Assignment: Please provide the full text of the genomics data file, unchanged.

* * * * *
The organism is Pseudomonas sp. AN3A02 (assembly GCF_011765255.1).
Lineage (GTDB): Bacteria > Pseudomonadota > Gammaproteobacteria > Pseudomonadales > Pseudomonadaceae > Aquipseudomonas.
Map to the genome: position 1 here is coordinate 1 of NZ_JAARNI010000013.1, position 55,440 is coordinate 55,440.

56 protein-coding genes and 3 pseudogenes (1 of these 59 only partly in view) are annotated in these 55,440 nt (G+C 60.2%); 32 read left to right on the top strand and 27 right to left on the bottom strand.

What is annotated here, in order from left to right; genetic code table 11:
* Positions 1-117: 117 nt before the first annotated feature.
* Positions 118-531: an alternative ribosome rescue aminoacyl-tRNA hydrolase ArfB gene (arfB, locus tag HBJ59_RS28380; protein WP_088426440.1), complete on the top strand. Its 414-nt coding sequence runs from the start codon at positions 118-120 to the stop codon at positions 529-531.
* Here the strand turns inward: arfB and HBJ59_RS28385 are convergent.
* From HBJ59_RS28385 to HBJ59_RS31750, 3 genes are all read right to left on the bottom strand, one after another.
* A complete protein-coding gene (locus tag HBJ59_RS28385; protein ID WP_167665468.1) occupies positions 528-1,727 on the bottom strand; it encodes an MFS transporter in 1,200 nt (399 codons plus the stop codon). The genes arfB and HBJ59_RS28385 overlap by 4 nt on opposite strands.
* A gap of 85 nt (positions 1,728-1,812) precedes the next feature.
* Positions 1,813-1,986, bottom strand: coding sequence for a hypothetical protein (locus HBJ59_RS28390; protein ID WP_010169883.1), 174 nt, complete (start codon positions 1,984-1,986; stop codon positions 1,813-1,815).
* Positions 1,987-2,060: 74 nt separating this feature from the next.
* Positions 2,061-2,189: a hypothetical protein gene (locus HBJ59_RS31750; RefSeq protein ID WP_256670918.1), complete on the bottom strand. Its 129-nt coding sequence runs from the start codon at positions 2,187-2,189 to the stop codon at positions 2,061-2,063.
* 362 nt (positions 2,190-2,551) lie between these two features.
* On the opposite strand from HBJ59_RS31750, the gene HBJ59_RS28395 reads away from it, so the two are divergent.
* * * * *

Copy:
The organism is Pseudomonas sp. AN3A02 (assembly GCF_011765255.1).
Lineage (GTDB): Bacteria > Pseudomonadota > Gammaproteobacteria > Pseudomonadales > Pseudomonadaceae > Aquipseudomonas.
Map to the genome: position 1 here is coordinate 1 of NZ_JAARNI010000013.1, position 55,440 is coordinate 55,440.

56 protein-coding genes and 3 pseudogenes (1 of these 59 only partly in view) are annotated in these 55,440 nt (G+C 60.2%); 32 read left to right on the top strand and 27 right to left on the bottom strand.

What is annotated here, in order from left to right; genetic code table 11:
* Positions 1-117: 117 nt before the first annotated feature.
* Positions 118-531: an alternative ribosome rescue aminoacyl-tRNA hydrolase ArfB gene (arfB, locus tag HBJ59_RS28380; protein WP_088426440.1), complete on the top strand. Its 414-nt coding sequence runs from the start codon at positions 118-120 to the stop codon at positions 529-531.
* Here the strand turns inward: arfB and HBJ59_RS28385 are convergent.
* From HBJ59_RS28385 to HBJ59_RS31750, 3 genes are all read right to left on the bottom strand, one after another.
* A complete protein-coding gene (locus tag HBJ59_RS28385; protein ID WP_167665468.1) occupies positions 528-1,727 on the bottom strand; it encodes an MFS transporter in 1,200 nt (399 codons plus the stop codon). The genes arfB and HBJ59_RS28385 overlap by 4 nt on opposite strands.
* A gap of 85 nt (positions 1,728-1,812) precedes the next feature.
* Positions 1,813-1,986, bottom strand: coding sequence for a hypothetical protein (locus HBJ59_RS28390; protein ID WP_010169883.1), 174 nt, complete (start codon positions 1,984-1,986; stop codon positions 1,813-1,815).
* Positions 1,987-2,060: 74 nt separating this feature from the next.
* Positions 2,061-2,189: a hypothetical protein gene (locus HBJ59_RS31750; RefSeq protein ID WP_256670918.1), complete on the bottom strand. Its 129-nt coding sequence runs from the start codon at positions 2,187-2,189 to the stop codon at positions 2,061-2,063.
* 362 nt (positions 2,190-2,551) lie between these two features.
* On the opposite strand from HBJ59_RS31750, the gene HBJ59_RS28395 reads away from it, so the two are divergent.